Sunday, August 7, 2011

Joseph O. Prewitt Diaz[1]

We take great pride in sending or younger man and woman on combat missions to different parts of the world. We have welcomed back troops from Iraq and Afghanistan. The injured are handled differently, and the psychosocial support for the next of kin and extended family are not clearly articulated.  At times we have had to receive the remains of fallen heroes. On at least twenty occasions in the last three years, I have witnessed how the rites of mourning are at times not culturally, linguistically or psychosocially appropriate. There are at least three basic moments that support is needed: (1) the mechanics of handling the notification, (2) the funeral, and (3) the support received by the next of kin and extended family after the event.

The notification is frequently handled in two segments; first a warrior shows up to the home of record, gives the news of the loss and leaves. The second part is the arrival of a chaplain, and a liaison to assist the family in preparing the funeral services. In that very first private moment where “shock” sets in, the television cameras show up and begin a process of intrusive inquiry.  The respect paid to the grieving next of kin is a “camera on you face”. The format is that they show the next of kin crying, they show someone reading a recent email, and that ends the appreciation of a grateful nation for the sacrifice of one of its hero’s.

The funeral services come out of the “standard book” and culminate with a folded flag handed to the next of kin. That folded flag signifies the sacrifice of the fallen warrior, and the beginning of a new life of loneliness and despair for the next of kin and the extended family.

The support phase because of its length and complexity needs to be carefully planned. The official support system is located in a military installation, the Veterans Administration, and the Office of the member of Congress. The focus is on how the insurance monies are invested on behalf of the survivor. There are no visits to the home. Veterans Administration is located in the capitol city and there are limited outreach services. Local government doesn’t have the wherewithal for serving the survivors needs and rely on Veteran’s organizations for support. On all cases the focus is survival, the spiritual and psychosocial support needed available to the survivors is limited or non-existent. I was told by a government official recently “we are well prepared to handle the funeral, but can’t assist the survivors for an extended period of time that is the role of the family and the church”.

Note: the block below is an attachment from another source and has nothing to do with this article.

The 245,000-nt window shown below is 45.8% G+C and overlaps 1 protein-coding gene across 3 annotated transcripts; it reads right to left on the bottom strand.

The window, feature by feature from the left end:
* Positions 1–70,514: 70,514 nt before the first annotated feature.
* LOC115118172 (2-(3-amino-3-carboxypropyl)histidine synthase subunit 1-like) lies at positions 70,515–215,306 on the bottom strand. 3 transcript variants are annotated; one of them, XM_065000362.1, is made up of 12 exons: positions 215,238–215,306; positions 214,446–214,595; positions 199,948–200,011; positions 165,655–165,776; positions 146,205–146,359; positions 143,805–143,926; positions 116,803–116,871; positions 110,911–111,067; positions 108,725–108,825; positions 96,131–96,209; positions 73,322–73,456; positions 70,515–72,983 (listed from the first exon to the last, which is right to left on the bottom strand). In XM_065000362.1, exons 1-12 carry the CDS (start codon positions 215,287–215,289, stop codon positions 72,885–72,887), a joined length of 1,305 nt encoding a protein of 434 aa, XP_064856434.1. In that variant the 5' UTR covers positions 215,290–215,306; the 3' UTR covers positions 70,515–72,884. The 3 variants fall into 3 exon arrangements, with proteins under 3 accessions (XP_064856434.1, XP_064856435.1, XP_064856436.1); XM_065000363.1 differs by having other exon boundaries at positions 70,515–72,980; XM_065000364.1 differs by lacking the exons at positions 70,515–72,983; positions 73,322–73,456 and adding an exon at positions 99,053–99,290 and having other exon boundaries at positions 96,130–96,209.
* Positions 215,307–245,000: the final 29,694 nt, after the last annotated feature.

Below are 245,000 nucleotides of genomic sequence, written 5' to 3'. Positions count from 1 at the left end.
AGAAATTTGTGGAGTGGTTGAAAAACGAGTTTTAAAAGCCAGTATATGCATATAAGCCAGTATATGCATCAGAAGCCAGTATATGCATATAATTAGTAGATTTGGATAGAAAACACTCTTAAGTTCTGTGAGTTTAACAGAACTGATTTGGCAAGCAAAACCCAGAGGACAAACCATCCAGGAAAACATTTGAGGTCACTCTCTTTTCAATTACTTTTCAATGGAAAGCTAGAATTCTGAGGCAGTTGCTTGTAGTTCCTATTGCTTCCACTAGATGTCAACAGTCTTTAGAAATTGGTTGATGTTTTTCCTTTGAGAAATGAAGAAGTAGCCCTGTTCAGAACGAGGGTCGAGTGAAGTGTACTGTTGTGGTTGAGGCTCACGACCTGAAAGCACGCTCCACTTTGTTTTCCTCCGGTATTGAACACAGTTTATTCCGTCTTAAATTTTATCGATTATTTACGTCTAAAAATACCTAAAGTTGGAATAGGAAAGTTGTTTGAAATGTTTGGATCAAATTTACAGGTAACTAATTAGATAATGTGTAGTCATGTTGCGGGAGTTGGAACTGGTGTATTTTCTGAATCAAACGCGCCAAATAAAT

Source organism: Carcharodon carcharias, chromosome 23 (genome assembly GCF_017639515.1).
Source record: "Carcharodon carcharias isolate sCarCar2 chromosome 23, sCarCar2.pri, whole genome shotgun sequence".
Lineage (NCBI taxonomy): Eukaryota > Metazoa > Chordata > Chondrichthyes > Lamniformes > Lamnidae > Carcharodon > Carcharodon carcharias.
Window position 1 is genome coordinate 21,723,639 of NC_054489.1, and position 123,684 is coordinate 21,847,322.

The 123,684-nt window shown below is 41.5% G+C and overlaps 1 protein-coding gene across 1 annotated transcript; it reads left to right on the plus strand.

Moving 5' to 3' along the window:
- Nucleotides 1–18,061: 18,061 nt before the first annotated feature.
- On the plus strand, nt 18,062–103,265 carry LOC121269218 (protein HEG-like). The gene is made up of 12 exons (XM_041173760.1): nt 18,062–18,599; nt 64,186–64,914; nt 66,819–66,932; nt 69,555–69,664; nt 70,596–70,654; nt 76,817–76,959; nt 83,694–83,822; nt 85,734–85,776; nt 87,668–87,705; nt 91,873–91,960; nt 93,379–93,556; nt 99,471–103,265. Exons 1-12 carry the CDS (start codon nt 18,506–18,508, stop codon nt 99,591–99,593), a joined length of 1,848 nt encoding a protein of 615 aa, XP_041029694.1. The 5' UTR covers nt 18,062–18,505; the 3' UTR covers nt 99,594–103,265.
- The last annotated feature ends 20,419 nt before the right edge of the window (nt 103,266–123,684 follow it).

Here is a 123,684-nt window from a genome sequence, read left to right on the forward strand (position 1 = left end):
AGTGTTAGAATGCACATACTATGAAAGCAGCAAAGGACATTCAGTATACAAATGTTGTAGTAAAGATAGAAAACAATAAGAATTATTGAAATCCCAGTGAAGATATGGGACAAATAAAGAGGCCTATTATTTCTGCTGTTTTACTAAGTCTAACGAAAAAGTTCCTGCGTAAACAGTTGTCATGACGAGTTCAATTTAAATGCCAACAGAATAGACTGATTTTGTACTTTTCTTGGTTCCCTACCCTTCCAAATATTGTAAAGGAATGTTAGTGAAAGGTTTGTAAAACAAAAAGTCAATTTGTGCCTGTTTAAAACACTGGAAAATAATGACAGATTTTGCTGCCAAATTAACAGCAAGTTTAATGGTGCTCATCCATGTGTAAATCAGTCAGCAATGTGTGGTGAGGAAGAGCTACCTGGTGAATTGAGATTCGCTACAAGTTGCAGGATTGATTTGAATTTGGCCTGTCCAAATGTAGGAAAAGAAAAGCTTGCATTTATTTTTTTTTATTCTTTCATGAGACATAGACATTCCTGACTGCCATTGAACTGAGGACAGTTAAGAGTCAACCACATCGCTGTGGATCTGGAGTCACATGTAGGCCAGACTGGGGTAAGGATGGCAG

To continue to expand and fine-tune psychosocial support programs for the survivors of heroes I suggest that we study the words of a great Soldier and Statesman called Pericles. He teaches us in his Funeral Oration after the Peloponnesian War (Thucydides (c.460/455-c.399 BCE): Peloponnesian War, Book 2.34-46):

"Comfort, is what I have to offer to the parents of the dead who may be here. Numberless are the chances to which, as they know, the life of man is subject; but fortunate indeed are they who draw for their lot a death so glorious as that which has caused your mourning, and to whom life has been so exactly measured as to terminate in the happiness in which it has been passed. Turning to the sons or brothers of the dead, I see an arduous struggle before you. When a man is gone, all are wont to praise him, and should your merit be ever so transcendent, you will still find it difficult not merely to overtake, but even to approach their renown. If I must say anything on the subject of female excellence to those of you who will now be in widowhood, it will be all comprised in this brief exhortation. Great will be your glory in not falling short of your natural character; and greatest will be hers who is least talked of among the men, whether for good or for bad”.

[1] Dr. Prewitt Diaz is a Visiting Professor in the School of Law of the University of Puerto Rico, and Director of the Disaster Law Center. He was awarded the 2008 APA International Humanitarian Award.  He is a trainer for disaster mental health professionals and chaplains in Puerto Rico. 

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